Somehow the title that makes me think about Storm Troopers with violas. Hmm…
I’m reminded today how important brainstorming, experimenting and flexibility are in string playing and practice.
Today’s menu: Unaccompanied works for viola.
1. Bach: Courante from first cello sonata. Peter’s Edition.
2. Telemann: 3rd movement from Fantasia X, originally for the violin. McGinnis and Marx.
3. Reger: 3rd movement from the 2nd Suite, actually an original viola work, hoo-hah! G. Henle Verlag.
I spent most of my time with the Reger. And yes, I know the second one looks like something from Akademi Fantasia, good gosh.
1. Refreshed: The angle of the bow to the string can be flexible. Primrose reaffirmed the concept of not playing with the bow entirely perpendicular to the string i.e. with a completely “straight” bow, when changing notes. But even during notes, the same factor can perhaps be used to alter tone colors.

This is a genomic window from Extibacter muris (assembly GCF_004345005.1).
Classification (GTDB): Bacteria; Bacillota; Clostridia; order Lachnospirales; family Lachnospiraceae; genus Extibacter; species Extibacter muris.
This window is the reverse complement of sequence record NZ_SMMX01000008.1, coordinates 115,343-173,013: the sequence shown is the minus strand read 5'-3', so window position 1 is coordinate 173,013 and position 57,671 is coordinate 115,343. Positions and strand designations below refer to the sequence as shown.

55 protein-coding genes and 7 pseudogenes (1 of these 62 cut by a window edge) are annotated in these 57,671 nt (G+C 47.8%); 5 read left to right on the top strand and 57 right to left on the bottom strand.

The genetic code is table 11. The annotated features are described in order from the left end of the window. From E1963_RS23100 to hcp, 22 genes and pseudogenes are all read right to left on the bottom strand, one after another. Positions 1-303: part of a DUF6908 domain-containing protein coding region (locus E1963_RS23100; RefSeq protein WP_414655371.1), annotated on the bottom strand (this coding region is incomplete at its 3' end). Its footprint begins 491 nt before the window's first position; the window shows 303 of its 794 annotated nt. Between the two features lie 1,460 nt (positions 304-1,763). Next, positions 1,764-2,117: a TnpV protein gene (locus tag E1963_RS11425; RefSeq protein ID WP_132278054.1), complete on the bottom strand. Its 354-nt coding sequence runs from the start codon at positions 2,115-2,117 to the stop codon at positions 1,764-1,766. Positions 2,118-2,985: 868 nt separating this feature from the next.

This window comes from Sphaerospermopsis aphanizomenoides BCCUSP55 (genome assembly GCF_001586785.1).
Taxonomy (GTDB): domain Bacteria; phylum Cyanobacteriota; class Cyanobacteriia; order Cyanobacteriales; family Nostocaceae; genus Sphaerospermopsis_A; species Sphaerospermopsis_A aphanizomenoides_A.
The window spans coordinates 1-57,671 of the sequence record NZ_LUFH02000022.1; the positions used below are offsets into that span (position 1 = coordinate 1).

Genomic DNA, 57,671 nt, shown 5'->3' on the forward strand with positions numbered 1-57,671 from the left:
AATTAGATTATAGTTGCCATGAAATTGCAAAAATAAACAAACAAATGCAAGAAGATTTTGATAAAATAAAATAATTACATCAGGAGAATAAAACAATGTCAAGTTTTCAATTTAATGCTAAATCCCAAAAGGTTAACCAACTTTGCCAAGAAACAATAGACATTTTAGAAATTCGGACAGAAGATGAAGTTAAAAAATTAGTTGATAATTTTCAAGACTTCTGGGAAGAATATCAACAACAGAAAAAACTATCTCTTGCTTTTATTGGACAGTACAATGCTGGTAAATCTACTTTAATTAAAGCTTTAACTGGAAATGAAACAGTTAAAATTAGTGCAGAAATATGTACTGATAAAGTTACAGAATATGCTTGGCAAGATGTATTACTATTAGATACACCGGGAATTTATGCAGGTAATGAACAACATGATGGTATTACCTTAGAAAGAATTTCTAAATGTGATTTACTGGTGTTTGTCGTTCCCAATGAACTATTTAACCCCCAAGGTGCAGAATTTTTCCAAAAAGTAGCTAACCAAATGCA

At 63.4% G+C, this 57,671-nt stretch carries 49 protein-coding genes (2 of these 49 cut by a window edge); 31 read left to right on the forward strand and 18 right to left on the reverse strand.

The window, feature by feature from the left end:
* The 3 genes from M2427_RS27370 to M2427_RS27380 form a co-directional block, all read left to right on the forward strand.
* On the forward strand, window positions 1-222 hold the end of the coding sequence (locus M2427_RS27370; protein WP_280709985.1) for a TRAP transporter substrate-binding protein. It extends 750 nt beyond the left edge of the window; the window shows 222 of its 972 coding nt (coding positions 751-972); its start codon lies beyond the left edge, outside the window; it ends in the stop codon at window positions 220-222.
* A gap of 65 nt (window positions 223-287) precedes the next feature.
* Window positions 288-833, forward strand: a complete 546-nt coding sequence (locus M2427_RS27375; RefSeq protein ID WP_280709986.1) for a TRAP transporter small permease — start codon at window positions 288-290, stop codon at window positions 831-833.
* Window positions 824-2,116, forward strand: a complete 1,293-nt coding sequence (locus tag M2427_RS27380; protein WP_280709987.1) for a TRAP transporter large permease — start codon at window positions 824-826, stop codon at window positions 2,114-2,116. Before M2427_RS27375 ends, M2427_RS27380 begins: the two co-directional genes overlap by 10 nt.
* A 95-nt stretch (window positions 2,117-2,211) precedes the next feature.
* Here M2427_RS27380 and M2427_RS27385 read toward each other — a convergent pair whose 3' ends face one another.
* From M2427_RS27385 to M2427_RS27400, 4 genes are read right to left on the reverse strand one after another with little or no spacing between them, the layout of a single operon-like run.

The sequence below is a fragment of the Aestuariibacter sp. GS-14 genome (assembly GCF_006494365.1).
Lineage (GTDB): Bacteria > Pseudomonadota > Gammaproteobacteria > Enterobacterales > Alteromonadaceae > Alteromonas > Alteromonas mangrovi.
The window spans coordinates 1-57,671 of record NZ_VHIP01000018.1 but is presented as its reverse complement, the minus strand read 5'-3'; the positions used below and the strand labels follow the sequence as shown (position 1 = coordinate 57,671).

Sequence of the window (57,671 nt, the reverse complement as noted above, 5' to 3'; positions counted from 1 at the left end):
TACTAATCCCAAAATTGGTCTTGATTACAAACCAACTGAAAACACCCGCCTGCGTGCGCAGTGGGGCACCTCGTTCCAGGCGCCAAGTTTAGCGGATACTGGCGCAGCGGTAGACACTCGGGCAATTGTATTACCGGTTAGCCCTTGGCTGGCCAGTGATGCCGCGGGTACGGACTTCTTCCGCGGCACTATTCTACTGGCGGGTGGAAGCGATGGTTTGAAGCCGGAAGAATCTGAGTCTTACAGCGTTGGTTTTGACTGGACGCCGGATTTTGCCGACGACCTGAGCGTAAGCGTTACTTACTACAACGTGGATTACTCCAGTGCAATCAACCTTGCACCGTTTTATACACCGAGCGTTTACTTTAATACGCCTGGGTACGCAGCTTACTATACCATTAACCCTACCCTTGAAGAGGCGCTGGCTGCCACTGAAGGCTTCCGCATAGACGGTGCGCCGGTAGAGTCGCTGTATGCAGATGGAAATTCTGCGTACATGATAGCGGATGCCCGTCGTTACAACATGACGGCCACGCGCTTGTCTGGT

2. Learned: The use of the right “middle” finger is useful for tone production, transferring weight from the index finger. This is a cello thing actually. Pressing with the index is common for the violin, and the fact that it is useful at times, sometimes fools us into using it far too often. Can’t get away with it on the viola though. The problem is focusing on the bowgrip and also remembering arm weight and back muscles is a challenge.
3. For further study: There’s this rather quick shift from 1st to 2nd position. Slurred. And with double stops (minor thirds). I get a feeling that getting it in tune has something to do with actually keeping some pressure with the left fingers during the shift, plus how much pressure exactly, and whether there’s a different amount of pressure for one finger compared the other. Basically since one finger has to move more than the other, pressure slows down one finger. Hmm… I hope to ask Mr Lim about it in Singapore.
4. Also noted: Drinking too much sugared tea when practicing can give me a headache.